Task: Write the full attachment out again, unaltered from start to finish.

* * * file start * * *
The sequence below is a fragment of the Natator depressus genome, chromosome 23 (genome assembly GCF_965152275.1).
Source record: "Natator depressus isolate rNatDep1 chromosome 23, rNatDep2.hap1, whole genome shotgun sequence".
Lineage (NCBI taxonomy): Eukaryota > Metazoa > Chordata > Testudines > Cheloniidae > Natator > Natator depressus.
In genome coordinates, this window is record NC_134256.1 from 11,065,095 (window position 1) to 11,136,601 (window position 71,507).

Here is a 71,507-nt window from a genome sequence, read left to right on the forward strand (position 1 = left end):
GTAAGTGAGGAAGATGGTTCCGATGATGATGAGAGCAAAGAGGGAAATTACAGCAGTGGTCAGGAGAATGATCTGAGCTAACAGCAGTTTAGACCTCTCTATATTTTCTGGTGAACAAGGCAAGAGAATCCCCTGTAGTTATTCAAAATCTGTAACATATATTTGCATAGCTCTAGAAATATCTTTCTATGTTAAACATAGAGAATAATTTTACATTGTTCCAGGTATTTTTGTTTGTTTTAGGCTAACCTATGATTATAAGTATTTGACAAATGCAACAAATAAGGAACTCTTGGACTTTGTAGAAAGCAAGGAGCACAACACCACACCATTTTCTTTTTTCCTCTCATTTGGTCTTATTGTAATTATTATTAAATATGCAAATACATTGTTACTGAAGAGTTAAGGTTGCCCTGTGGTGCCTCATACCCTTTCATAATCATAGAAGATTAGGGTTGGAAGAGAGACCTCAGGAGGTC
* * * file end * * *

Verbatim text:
The sequence below is a fragment of the Natator depressus genome, chromosome 23 (genome assembly GCF_965152275.1).
Source record: "Natator depressus isolate rNatDep1 chromosome 23, rNatDep2.hap1, whole genome shotgun sequence".
Lineage (NCBI taxonomy): Eukaryota > Metazoa > Chordata > Testudines > Cheloniidae > Natator > Natator depressus.
In genome coordinates, this window is record NC_134256.1 from 11,065,095 (window position 1) to 11,136,601 (window position 71,507).

Here is a 71,507-nt window from a genome sequence, read left to right on the forward strand (position 1 = left end):
GTAAGTGAGGAAGATGGTTCCGATGATGATGAGAGCAAAGAGGGAAATTACAGCAGTGGTCAGGAGAATGATCTGAGCTAACAGCAGTTTAGACCTCTCTATATTTTCTGGTGAACAAGGCAAGAGAATCCCCTGTAGTTATTCAAAATCTGTAACATATATTTGCATAGCTCTAGAAATATCTTTCTATGTTAAACATAGAGAATAATTTTACATTGTTCCAGGTATTTTTGTTTGTTTTAGGCTAACCTATGATTATAAGTATTTGACAAATGCAACAAATAAGGAACTCTTGGACTTTGTAGAAAGCAAGGAGCACAACACCACACCATTTTCTTTTTTCCTCTCATTTGGTCTTATTGTAATTATTATTAAATATGCAAATACATTGTTACTGAAGAGTTAAGGTTGCCCTGTGGTGCCTCATACCCTTTCATAATCATAGAAGATTAGGGTTGGAAGAGAGACCTCAGGAGGTC